by David K. Levine
Background image files can be loaded, either to serve as a
decorative background, or for purposes of annotation.
A background image file can contain a single or multiple images. Files containing multiple images include a zip file containing single image files, multi-page tiff files, and pdf files. Multiple background files are supported. Opening a background file has one of two effects depending on whether the current page has a visible background or not. If the background is visible, the opened file replaces the existing background. If the background is not visible, the opened file is added to the existing backgrounds, the current page is assigned the first page of the background and pages are added for the remaining pages of the background. Backgrounds may either be repeating or non-repeating. With repeating backgrounds, additional pages beyond the end of the background repeat the original background. By default single image files are repeating, multi-image files are not.
You can toggle background images on and off on a per page basis from the paper menu. You may either use external background files, with the path to the background file stored in the jarnal file, so that when the file is reopened so will the background images (if they haven't been moved), or you may store the backgrounds directly in the .jaj file. If you are collaborating, and your collaborators do not have the external file in the same location in the file system, be sure to choose the store background in file option. You may find annotate.jaj useful as a template for annotation. It sets the paper to plain, size fit to background and transparency to translucent.
A key function of Jarnal is the ability to annotate pdf files. This is done using the JPedal libraries. The libraries consist of two parts - a GPL portion - jpedalt.jar and a proprietary version pjes.jar - that supports embedded fonts. Please be aware that the proprietary part is not released under the GPL and is available for non-commercial use only. For commercial use with Jarnal or for any other commercial use, please purchase the license. I would also like to express my gratitude to Mark Stephens for making the excellent JPedal available under the GPL and pjes.jar freely available for non-commercial use - as well as his patience in helping to get the JPedal libraries to work well with Jarnal.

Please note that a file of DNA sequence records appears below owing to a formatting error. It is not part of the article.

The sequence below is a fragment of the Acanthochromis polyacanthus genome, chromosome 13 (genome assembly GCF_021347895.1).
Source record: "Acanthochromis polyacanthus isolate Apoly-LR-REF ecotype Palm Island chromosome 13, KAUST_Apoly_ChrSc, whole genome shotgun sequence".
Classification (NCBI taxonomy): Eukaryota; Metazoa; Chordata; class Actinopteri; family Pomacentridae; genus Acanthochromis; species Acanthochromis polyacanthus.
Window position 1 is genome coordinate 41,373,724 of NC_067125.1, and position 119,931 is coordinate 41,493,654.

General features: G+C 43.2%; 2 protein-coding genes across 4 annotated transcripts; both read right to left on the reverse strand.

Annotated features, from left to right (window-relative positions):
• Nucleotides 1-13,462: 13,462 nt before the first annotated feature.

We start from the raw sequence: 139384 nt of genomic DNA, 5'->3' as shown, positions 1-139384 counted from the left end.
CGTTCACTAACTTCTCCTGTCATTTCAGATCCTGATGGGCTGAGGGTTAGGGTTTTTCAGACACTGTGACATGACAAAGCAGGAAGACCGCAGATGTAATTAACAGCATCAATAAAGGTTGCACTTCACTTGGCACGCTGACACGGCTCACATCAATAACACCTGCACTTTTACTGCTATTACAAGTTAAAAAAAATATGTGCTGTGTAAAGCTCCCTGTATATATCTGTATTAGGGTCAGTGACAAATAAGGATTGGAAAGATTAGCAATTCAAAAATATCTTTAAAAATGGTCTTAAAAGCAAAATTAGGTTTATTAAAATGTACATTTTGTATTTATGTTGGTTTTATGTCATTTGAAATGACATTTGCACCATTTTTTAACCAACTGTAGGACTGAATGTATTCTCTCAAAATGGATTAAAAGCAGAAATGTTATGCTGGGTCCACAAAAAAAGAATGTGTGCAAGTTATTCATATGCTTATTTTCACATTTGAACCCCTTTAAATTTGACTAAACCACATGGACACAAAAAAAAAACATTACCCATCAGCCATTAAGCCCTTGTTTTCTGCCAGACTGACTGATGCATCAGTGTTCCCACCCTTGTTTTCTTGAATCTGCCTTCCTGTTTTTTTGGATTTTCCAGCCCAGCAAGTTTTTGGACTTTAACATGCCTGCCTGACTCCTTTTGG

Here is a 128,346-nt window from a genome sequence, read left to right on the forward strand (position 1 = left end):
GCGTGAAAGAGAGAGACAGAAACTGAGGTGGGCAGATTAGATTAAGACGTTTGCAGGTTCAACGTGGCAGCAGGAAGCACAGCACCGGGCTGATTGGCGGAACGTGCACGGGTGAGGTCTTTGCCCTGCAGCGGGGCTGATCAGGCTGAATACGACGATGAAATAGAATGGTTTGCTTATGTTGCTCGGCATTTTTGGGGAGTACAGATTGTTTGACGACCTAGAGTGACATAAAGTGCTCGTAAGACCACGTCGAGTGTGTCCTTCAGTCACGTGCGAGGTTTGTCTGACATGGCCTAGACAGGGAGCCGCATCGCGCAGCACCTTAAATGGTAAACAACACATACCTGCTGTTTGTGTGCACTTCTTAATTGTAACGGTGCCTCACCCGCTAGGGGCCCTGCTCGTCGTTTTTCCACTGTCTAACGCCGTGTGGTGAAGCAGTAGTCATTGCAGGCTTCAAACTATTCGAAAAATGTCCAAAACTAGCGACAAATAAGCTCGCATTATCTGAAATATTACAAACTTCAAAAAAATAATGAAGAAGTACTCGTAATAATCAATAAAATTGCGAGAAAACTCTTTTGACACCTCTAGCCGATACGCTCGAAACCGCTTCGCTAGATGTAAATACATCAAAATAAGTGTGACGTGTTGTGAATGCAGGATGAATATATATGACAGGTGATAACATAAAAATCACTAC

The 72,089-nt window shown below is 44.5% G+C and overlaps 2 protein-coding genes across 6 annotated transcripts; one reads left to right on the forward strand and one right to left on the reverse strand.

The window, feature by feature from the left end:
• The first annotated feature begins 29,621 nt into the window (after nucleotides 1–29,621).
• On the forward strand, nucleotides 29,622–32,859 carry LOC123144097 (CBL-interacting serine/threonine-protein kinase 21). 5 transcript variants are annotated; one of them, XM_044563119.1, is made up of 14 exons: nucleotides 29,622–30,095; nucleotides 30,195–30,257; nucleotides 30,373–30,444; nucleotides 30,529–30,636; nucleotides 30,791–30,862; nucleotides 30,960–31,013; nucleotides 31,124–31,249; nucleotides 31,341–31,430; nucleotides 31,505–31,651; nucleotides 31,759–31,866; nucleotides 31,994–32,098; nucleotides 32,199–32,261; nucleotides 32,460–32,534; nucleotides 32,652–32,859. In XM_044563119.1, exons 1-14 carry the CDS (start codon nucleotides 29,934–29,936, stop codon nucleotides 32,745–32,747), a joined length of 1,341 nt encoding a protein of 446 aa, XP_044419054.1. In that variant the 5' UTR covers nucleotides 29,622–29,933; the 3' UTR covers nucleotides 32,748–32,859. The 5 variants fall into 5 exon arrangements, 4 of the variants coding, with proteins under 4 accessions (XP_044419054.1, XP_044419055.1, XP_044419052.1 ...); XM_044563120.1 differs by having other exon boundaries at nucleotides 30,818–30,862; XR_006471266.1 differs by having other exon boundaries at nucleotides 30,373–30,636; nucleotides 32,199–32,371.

What types of images are
supported? jpg, png and gif files are always supported. Support
for fax (tiff) and pdf files are optional. Many ways of providing
support are possible. The table below gives the recommended
||install the jai
||windows maximum pdf
|unix including linux, mac
||install the jai
Install the JAI
Sun provides the JAI addon with support for additional graphical formats including multi-page tiff for faxes and ppm files used with xpdf for pdf support on unix systems. For Linux and Windows go to http://java.sun.com/products/java-media/jai/ and download and install JAI for your platform. For the Mac go to http://www.apple.com/downloads/macosx/apple/java3dandjavaadvancedimagingupdate.html. Note: there seem to be two JAI's to install - the connection between them is not clear to me. Make sure to install the "JAI Image I/O API" along with the JAI itself.
Install JPedalDownload jpedallib.zip. Find the directory containing your jarnal.jar file. The files in jpedallib.zip should be placed in a subdirectory called lib. Note that jpedallib.zip already has a subdirectory with this name, so make sure the files don't end up in lib/lib. With minimum support installed you will be able to annotate pdf files, view information about the pdf file and you can print to pdf files. You cannot work with text in pdf files.
Windows Maximum PDF Support
Install Jpedal. Run Jarnal and examine the about box, noting down what it reports your home directory is; under windows it tends to be in an obscure location. Go to that directory and edit the file jarnshell.conf with a text editor. In the line
pdftotext=pdftotext -eol unix -layout -f %1 -l %2 %3 %4
edit it to read
pdftotext=$lib\pdftotext -eol unix -layout -f %1 -l %2 %3 %4
where $lib should be replaced with the path to the lib directory in which you unzipped the jpedal files.
[Instructions that are superceded by the new version of Jpedal. However, you
may still wish to do this if you are having problems with particular pdf files] Go to the ghostscript site and
download and install ghostscript for windows (not ghostview). Run
Jarnal and examine the about box, noting down what it reports your home
directory is; under windows it tends to be in an obscure location. In the line
pdfrenderer=pdftoppm -f %1 -l %2 -r %4 %5 %3
edit it to read
pdfrenderer=$path_to_gs\gswin32c -dNOPAUSE -dBATCH -dTextAlphaBits=4 -dFirstPage=%1 -dLastPage=%2 -sDEVICE=png16m -sOutputFile=%3 -r%4 -f %5
where $path_to_gs should be replaced to the path to the directory that contains the gswin32c executable installed when you installed ghostscript. Important: ghostscript is an external renderer. To use it you must either start jarnal with the -g flag on the command line, or under View | Background Quality make sure that the "Use External Renderer" box is checked.
Unix including Linux and Mac Maximum PDF Support
Install Jpedal. Install the JAI. Install xpdf if it is not already installed. Xpdf ships with most linux distributions, but may not be installed by default. For example, in an rpm based distribution, locate the xpdf rpm and install it. If xpdf is not shipped with your distribution, go to the xpdf website to download and install it. Important: xpdf is an external renderer. To use it you must either start jarnal with the -g flag on the command line, or under View | Background Quality make sure that the "Use External Renderer" box is checked.